Two giant mascot Black Cats, which go by the name of Samson and Delilah, charged around in an attempt to frighten a lone magpie that had braved it on to the Stadium of Light pitch.
But in the end, even after the black and white bird had reappeared for much of the second half as Newcastle were on track for a victory over their staunchest North- East rivals, Sunderland were not subjected to another day of sorrow.
After losing to the Nottingham-based Magpies last week in the FA Cup, failing to control a pitch intruder by the same name then falling behind to the Tyneside black and whites yesterday, Sunderland will be relieved to end a bad week with a point.
Asamoah Gyan's equaliser, which seemed simply to bounce off him and land in the net after Steve Harper's save in the fourth minute of injury-time, prevented a second defeat in 77 days to their rivals.
It is a result that means Newcastle remain five points behind Sunderland in the Premier League, although both remain firmly in the top ten and in with a shout of finishing in a European place.
This is a big month for both.
With the transfer window open for a further 14 days, yesterday's occasion also acted to highlight that work needs to be done on the recruitment front. Neither club can claim to be complete.
When Newcastle owner Mike Ashley, wearing a huge black and white scarf, and his managing director Derek Llambias shook hands with counterparts, Ellis Short and Niall Quinn, in the directors' box, it was all smiles.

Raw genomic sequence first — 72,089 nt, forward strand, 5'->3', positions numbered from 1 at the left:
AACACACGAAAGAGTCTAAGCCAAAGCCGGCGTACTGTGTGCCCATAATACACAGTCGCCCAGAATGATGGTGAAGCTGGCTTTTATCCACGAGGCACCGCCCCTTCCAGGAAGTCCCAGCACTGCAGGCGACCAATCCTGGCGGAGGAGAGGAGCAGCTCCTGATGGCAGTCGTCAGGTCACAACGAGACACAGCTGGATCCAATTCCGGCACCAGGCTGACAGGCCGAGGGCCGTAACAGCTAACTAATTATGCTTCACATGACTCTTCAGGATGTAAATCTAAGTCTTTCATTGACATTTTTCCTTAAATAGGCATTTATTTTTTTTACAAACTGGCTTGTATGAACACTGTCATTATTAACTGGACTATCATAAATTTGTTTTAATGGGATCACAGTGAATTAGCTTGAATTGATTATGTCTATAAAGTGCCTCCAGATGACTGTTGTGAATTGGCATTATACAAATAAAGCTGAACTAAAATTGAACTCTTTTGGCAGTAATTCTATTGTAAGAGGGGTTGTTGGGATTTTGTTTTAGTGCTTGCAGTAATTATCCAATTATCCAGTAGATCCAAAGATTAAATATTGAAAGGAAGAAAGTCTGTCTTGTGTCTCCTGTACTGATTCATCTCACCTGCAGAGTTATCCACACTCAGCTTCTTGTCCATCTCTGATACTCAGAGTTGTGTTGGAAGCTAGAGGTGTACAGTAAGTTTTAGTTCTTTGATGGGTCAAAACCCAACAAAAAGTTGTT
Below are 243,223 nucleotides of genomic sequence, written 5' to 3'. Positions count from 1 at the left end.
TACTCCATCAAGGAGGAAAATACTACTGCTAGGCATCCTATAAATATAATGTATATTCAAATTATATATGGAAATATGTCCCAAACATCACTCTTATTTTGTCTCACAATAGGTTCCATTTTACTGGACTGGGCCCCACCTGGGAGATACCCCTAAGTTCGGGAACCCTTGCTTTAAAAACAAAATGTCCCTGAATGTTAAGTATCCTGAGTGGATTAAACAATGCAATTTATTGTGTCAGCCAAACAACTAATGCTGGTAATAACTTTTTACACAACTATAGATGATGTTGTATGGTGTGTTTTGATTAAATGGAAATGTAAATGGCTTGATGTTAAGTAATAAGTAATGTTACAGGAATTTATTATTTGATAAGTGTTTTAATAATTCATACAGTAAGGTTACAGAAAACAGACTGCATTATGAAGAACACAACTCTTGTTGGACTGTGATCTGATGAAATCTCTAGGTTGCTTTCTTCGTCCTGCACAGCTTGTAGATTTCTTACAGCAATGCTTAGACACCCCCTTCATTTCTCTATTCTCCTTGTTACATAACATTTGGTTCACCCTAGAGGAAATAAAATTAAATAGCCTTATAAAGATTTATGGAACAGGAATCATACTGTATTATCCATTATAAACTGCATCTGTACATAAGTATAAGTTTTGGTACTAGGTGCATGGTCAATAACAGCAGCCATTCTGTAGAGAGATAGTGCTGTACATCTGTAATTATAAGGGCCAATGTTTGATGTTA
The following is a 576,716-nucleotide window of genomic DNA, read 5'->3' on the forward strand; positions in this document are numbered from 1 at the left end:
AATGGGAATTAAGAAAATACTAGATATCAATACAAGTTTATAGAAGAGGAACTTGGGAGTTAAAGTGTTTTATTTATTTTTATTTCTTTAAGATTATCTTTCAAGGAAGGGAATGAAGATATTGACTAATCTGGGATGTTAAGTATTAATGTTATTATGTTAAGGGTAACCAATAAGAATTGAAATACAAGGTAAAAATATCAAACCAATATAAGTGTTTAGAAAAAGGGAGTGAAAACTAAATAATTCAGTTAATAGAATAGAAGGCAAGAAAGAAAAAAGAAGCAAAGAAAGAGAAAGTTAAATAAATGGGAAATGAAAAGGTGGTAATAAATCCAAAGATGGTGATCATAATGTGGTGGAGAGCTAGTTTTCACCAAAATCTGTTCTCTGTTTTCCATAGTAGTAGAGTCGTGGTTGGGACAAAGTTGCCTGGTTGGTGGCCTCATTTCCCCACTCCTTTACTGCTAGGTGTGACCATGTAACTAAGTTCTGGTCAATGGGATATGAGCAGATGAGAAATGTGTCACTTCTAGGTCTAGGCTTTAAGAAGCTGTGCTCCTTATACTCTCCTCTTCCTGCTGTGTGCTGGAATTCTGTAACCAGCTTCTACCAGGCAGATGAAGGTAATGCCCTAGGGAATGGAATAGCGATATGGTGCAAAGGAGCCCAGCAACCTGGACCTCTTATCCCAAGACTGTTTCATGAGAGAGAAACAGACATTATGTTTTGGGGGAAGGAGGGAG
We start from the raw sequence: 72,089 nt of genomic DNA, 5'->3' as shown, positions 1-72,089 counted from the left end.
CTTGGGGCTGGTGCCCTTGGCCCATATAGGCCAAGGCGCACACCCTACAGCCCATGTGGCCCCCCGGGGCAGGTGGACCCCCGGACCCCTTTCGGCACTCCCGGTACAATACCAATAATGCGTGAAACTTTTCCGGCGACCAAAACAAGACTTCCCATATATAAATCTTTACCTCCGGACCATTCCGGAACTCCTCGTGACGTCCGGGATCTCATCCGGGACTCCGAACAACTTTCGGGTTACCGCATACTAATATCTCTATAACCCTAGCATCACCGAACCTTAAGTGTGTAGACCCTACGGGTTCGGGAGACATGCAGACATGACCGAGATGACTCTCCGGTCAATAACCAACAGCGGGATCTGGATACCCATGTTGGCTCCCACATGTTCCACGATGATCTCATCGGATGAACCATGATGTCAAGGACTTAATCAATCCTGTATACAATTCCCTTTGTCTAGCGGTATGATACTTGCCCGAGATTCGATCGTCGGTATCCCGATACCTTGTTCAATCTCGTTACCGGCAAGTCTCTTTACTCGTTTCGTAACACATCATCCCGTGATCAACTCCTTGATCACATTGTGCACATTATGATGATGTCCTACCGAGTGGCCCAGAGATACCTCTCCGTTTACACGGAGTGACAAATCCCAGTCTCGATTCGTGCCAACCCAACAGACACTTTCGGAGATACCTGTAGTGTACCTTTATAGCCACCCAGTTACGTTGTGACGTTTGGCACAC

On one hand Ashley could reflect on the Halloween massacre at St James' Park, while Quinn and Short can look to the Premier League table for comfort.
But which regime wants Europe the most
Five points separated the two before kick-off and, despite plenty of purpose and drive, there are still five points separating them this morning.
Sunderland, even if Newcastle finally caved in during the late stages, remain three places ahead and boast a game in hand.
The frenetic nature of a Wear-Tyne derby always makes it difficult to pass complete judgement on the ability of the players involved. It can, though, provide a severe test of their strength of character.
Having looked second best in both, even if results don't necessarily reflect as much, Sunderland manager Steve Bruce will know he needs a different type of player in his squad.
For all Sunderland have pace and talent, Bruce would be right to question whether or not he has the young men possessing the mentality for the biggest of occasions.
Newcastle, on the other hand, may have struggled to overcome the likes of Blackpool, Stoke, Wigan, Blackburn and Fulham.
But Kevin Nolan, Joey Barton, even Fabricio Coloccini, have the mindset to cope on afternoons when it comes down to desire as much as talent.
Neither club are expecting to make too many alterations to their playing staff before January 31, but this could be the year that one of the region's two Premier League teams can spring a surprise in Europe.
Sunderland were missing Lee Cattermole, David Meyler, Danny Welbeck, Michael Turner, John Mensah and Fraizer Campbell.
Newcastle could point to key figures Cheik Tiote and Andy Carroll among their absentees.
In truth, both could do with new faces. Sunderland, albeit through injuries, had a serious lack of options on the bench to change things at 1-1, and perhaps Quinn should consider gambling on freeing up some of the cash that Bruce is thinking of spending £12m on one player in the summer.
Bruce aims to add more experience to a squad that is the youngest in the Premier League, while Newcastle are looking in other directions, with the likes of Jay Bothroyd, Max Gradel, Jason Puncheon mentioned.
If European football arrives on the banks of the Wear or Tyne next season, this month is likely to be pivotal.
What's certain, is that Sunderland would prefer stray magpies to stay away.